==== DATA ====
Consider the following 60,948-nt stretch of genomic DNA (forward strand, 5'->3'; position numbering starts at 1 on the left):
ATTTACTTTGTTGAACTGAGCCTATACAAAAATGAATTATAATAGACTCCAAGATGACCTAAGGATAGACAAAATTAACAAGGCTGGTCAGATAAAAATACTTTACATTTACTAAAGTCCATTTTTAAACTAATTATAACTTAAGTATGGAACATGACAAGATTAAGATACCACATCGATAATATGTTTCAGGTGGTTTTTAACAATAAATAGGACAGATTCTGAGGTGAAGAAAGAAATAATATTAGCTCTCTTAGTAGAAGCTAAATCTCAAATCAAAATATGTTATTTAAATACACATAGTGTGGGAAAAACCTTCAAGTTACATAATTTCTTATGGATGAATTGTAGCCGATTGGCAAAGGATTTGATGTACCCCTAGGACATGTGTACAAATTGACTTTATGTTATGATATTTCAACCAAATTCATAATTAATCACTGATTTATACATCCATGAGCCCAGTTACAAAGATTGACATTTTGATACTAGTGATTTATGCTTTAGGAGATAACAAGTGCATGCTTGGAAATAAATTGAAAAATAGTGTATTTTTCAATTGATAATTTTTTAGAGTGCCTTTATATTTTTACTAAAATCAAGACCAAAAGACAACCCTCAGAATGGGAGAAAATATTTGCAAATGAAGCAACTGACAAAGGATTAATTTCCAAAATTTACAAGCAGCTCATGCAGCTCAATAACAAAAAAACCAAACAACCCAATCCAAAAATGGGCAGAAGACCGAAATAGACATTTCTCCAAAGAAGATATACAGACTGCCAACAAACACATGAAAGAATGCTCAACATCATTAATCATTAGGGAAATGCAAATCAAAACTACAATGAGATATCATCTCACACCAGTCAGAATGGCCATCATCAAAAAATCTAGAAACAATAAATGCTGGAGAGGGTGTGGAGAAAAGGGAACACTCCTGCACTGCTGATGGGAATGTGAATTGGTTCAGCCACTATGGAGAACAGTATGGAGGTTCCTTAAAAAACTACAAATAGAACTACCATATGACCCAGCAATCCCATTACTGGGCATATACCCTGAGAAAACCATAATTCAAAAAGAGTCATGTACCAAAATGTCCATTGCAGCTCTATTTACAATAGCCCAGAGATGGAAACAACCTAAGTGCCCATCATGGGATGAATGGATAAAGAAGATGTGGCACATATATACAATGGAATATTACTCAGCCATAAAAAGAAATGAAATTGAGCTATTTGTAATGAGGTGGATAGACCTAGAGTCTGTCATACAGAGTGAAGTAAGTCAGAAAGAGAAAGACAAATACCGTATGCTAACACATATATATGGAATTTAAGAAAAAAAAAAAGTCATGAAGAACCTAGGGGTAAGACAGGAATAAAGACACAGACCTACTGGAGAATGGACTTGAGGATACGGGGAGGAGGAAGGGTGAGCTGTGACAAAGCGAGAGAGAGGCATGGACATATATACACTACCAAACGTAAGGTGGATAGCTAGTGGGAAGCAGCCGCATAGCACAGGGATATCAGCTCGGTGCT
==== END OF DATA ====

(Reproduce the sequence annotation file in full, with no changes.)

Consider the following 60,948-nt stretch of genomic DNA (forward strand, 5'->3'; position numbering starts at 1 on the left):
ATTTACTTTGTTGAACTGAGCCTATACAAAAATGAATTATAATAGACTCCAAGATGACCTAAGGATAGACAAAATTAACAAGGCTGGTCAGATAAAAATACTTTACATTTACTAAAGTCCATTTTTAAACTAATTATAACTTAAGTATGGAACATGACAAGATTAAGATACCACATCGATAATATGTTTCAGGTGGTTTTTAACAATAAATAGGACAGATTCTGAGGTGAAGAAAGAAATAATATTAGCTCTCTTAGTAGAAGCTAAATCTCAAATCAAAATATGTTATTTAAATACACATAGTGTGGGAAAAACCTTCAAGTTACATAATTTCTTATGGATGAATTGTAGCCGATTGGCAAAGGATTTGATGTACCCCTAGGACATGTGTACAAATTGACTTTATGTTATGATATTTCAACCAAATTCATAATTAATCACTGATTTATACATCCATGAGCCCAGTTACAAAGATTGACATTTTGATACTAGTGATTTATGCTTTAGGAGATAACAAGTGCATGCTTGGAAATAAATTGAAAAATAGTGTATTTTTCAATTGATAATTTTTTAGAGTGCCTTTATATTTTTACTAAAATCAAGACCAAAAGACAACCCTCAGAATGGGAGAAAATATTTGCAAATGAAGCAACTGACAAAGGATTAATTTCCAAAATTTACAAGCAGCTCATGCAGCTCAATAACAAAAAAACCAAACAACCCAATCCAAAAATGGGCAGAAGACCGAAATAGACATTTCTCCAAAGAAGATATACAGACTGCCAACAAACACATGAAAGAATGCTCAACATCATTAATCATTAGGGAAATGCAAATCAAAACTACAATGAGATATCATCTCACACCAGTCAGAATGGCCATCATCAAAAAATCTAGAAACAATAAATGCTGGAGAGGGTGTGGAGAAAAGGGAACACTCCTGCACTGCTGATGGGAATGTGAATTGGTTCAGCCACTATGGAGAACAGTATGGAGGTTCCTTAAAAAACTACAAATAGAACTACCATATGACCCAGCAATCCCATTACTGGGCATATACCCTGAGAAAACCATAATTCAAAAAGAGTCATGTACCAAAATGTCCATTGCAGCTCTATTTACAATAGCCCAGAGATGGAAACAACCTAAGTGCCCATCATGGGATGAATGGATAAAGAAGATGTGGCACATATATACAATGGAATATTACTCAGCCATAAAAAGAAATGAAATTGAGCTATTTGTAATGAGGTGGATAGACCTAGAGTCTGTCATACAGAGTGAAGTAAGTCAGAAAGAGAAAGACAAATACCGTATGCTAACACATATATATGGAATTTAAGAAAAAAAAAAAGTCATGAAGAACCTAGGGGTAAGACAGGAATAAAGACACAGACCTACTGGAGAATGGACTTGAGGATACGGGGAGGAGGAAGGGTGAGCTGTGACAAAGCGAGAGAGAGGCATGGACATATATACACTACCAAACGTAAGGTGGATAGCTAGTGGGAAGCAGCCGCATAGCACAGGGATATCAGCTCGGTGCT